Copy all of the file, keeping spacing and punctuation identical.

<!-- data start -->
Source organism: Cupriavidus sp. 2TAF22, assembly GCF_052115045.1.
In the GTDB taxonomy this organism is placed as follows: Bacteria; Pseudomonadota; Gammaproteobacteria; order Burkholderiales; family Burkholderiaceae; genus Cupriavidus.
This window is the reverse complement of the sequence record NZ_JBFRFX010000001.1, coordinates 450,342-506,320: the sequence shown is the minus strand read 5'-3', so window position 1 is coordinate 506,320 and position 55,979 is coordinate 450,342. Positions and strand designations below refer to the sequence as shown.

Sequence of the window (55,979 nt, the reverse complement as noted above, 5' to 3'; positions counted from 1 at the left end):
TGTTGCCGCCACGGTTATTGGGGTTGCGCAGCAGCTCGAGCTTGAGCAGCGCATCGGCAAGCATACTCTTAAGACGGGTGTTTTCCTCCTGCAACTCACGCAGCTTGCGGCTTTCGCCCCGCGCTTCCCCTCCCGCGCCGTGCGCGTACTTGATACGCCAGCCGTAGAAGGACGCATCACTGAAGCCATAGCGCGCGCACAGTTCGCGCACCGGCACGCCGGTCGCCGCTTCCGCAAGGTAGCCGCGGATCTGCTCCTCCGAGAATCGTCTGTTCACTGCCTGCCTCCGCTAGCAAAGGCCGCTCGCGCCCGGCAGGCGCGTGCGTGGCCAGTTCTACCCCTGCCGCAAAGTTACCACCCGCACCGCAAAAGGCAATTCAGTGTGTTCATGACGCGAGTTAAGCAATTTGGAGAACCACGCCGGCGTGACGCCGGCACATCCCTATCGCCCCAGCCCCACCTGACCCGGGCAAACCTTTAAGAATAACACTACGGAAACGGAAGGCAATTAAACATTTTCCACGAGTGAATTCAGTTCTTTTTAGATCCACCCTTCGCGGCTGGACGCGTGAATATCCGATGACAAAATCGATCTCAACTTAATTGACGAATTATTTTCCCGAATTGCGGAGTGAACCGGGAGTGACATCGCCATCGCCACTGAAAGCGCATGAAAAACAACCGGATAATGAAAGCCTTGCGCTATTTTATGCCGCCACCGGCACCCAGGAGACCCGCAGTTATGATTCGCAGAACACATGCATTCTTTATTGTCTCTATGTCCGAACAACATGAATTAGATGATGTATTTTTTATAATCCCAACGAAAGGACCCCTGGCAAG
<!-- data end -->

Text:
Source organism: Cupriavidus sp. 2TAF22, assembly GCF_052115045.1.
In the GTDB taxonomy this organism is placed as follows: Bacteria; Pseudomonadota; Gammaproteobacteria; order Burkholderiales; family Burkholderiaceae; genus Cupriavidus.
This window is the reverse complement of the sequence record NZ_JBFRFX010000001.1, coordinates 450,342-506,320: the sequence shown is the minus strand read 5'-3', so window position 1 is coordinate 506,320 and position 55,979 is coordinate 450,342. Positions and strand designations below refer to the sequence as shown.

Sequence of the window (55,979 nt, the reverse complement as noted above, 5' to 3'; positions counted from 1 at the left end):
TGTTGCCGCCACGGTTATTGGGGTTGCGCAGCAGCTCGAGCTTGAGCAGCGCATCGGCAAGCATACTCTTAAGACGGGTGTTTTCCTCCTGCAACTCACGCAGCTTGCGGCTTTCGCCCCGCGCTTCCCCTCCCGCGCCGTGCGCGTACTTGATACGCCAGCCGTAGAAGGACGCATCACTGAAGCCATAGCGCGCGCACAGTTCGCGCACCGGCACGCCGGTCGCCGCTTCCGCAAGGTAGCCGCGGATCTGCTCCTCCGAGAATCGTCTGTTCACTGCCTGCCTCCGCTAGCAAAGGCCGCTCGCGCCCGGCAGGCGCGTGCGTGGCCAGTTCTACCCCTGCCGCAAAGTTACCACCCGCACCGCAAAAGGCAATTCAGTGTGTTCATGACGCGAGTTAAGCAATTTGGAGAACCACGCCGGCGTGACGCCGGCACATCCCTATCGCCCCAGCCCCACCTGACCCGGGCAAACCTTTAAGAATAACACTACGGAAACGGAAGGCAATTAAACATTTTCCACGAGTGAATTCAGTTCTTTTTAGATCCACCCTTCGCGGCTGGACGCGTGAATATCCGATGACAAAATCGATCTCAACTTAATTGACGAATTATTTTCCCGAATTGCGGAGTGAACCGGGAGTGACATCGCCATCGCCACTGAAAGCGCATGAAAAACAACCGGATAATGAAAGCCTTGCGCTATTTTATGCCGCCACCGGCACCCAGGAGACCCGCAGTTATGATTCGCAGAACACATGCATTCTTTATTGTCTCTATGTCCGAACAACATGAATTAGATGATGTATTTTTTATAATCCCAACGAAAGGACCCCTGGCAAG